CHICAGO – Software company MemVerge believes that life sciences is a great starting point for what the startup calls "big memory computing," and genomic data processing is an ideal use case.
"Our vision is that memory will become bigger and more feature-rich so that it can satisfy the data-centric applications without using storage, thereby eliminating storage files and improving the overall performance and time to results," cofounder and CEO Charles Fan said at the Bio-IT World conference in Boston last week.
As Bio-IT World began, Milpitas, California-based MemVerge announced that the Huck Institutes of the Life Sciences at Pennsylvania State University had signed up to use the firm's Memory Machine virtualization software to accelerate genomic data processing for plant DNA research.
Memory Machine virtualizes various types of memory hardware so users can process massive datasets like genomic sequences without having to turn to speed-sapping storage platforms like hard drives and cloud hosts. Essentially, the data resides in computer memory at all times so there is no time lag when saving and retrieving large files.
In its marketing material, MemVerge said that traditional memory is too small and storage is too slow to handle datasets in fields like genomics. Memory Machine runs on Linux servers to deliver what Fan called "bigger memory at lower cost and higher performance." It also includes a suite of data services.
In bioinformatics — one of its three focus markets, along with financial services and cloud computing — the company is concentrating on secondary and tertiary analysis of big data.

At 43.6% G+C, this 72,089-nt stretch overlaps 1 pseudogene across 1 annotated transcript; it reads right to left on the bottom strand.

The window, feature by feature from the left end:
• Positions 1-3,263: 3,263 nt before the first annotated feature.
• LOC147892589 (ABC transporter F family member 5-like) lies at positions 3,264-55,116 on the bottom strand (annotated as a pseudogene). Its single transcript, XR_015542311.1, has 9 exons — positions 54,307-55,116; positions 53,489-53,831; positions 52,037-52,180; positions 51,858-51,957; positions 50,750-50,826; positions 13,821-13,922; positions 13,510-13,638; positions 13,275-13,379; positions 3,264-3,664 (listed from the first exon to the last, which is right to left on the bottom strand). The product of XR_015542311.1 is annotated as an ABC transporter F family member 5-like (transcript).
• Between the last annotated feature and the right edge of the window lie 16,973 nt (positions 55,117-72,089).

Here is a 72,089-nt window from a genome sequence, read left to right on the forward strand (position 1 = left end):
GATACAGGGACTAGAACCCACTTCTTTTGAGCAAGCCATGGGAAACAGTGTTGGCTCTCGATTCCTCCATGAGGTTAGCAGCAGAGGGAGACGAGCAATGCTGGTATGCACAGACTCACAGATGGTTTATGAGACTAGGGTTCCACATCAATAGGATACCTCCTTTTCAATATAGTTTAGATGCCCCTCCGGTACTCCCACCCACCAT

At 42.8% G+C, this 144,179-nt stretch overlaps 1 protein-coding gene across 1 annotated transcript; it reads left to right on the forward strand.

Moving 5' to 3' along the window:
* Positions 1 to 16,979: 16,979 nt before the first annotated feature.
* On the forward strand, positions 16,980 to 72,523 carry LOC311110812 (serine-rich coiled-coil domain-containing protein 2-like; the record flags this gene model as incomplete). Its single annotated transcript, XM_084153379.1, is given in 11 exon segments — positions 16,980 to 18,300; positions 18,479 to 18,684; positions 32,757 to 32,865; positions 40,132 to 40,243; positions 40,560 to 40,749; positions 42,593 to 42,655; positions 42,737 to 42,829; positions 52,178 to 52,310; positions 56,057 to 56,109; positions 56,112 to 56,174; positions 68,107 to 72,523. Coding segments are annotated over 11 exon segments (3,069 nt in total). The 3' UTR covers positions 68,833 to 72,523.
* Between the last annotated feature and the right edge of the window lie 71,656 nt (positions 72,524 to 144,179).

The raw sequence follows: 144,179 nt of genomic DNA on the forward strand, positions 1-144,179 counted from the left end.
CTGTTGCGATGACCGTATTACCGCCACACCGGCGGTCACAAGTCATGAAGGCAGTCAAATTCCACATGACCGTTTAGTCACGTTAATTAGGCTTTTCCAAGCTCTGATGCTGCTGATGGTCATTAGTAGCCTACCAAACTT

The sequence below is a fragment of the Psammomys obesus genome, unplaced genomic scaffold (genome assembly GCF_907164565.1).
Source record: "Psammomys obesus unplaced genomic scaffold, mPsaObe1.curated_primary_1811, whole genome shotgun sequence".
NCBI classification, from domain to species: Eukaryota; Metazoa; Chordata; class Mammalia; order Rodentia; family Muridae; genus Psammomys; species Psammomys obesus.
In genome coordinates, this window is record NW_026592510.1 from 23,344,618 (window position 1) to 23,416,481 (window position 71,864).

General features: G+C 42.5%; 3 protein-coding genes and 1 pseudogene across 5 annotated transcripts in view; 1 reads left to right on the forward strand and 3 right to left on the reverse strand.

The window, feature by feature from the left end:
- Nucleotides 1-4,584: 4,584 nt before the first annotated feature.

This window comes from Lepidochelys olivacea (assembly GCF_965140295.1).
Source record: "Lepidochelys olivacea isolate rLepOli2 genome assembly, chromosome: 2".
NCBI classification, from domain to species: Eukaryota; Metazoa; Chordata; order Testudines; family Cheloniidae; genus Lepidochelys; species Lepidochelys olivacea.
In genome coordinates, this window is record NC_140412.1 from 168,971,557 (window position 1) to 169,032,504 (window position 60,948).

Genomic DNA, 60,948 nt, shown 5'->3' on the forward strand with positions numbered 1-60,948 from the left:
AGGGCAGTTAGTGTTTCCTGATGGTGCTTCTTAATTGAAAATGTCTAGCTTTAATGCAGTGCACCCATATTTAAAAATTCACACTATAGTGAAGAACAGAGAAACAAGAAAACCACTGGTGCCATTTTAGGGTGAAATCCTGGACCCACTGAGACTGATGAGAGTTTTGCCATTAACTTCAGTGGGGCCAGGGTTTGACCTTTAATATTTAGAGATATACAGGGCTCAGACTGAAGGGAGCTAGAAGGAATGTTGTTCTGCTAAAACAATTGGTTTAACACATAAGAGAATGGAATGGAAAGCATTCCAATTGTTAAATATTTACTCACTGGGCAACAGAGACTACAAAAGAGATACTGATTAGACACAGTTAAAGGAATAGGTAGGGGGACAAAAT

"The root cause that we are trying to target is when data is bigger than memory, it doesn't fit into memory. It goes into storage. That's when things become slower," Fan explained. "As a result, you will experience slower time to results, higher infrastructure costs, and heightened risk of data loss."
Penn State Huck Institutes researchers are, among other things, analyzing plant DNA sequences in search of hardier crops to improve food supplies in developing regions of the world. MemVerge said that some of the analytics can take weeks to complete, and processes occasionally fail when large datasets overwhelm available computing memory.
Memory Machine, coupled with dynamic random-access memory and persistent memory, is addressing that problem.
"The innovative technology helps us achieve DRAM-like performance from a mixed memory configuration. This has not only dramatically increased our time to research findings but has also saved us considerable budget in the process," Claude dePamphilis, director of the Huck Institutes' Center for Parasitic and Carnivorous Plants, said in a statement.
Penn State has also adopted MemVerge's ZeroIO Snapshot, which parallelizes computation to accelerate performance and protect against failures.
ZeroIO Snapshot effectively takes regular photographs of data stored within memory, perhaps every 15 or 20 minutes. "When there's a failure, let's say if the system reboots or if you lose [access to] the machine … you can restart that process from that point and continue running," Fan said.
This is similar to Windows Recovery available on any PC running Microsoft Windows, but suitable for big data. A typical autosave option does not work well with genomic-size datasets because it takes so long to save files that large, according to Fan.
"If every 20 minutes, you pause for 10 minutes [to save], that's a little bit expensive to do this," he said. "We can do this within a second to capture everything, and then if you need to move it to storage, it will just happen in the background. You don't have to stop your application."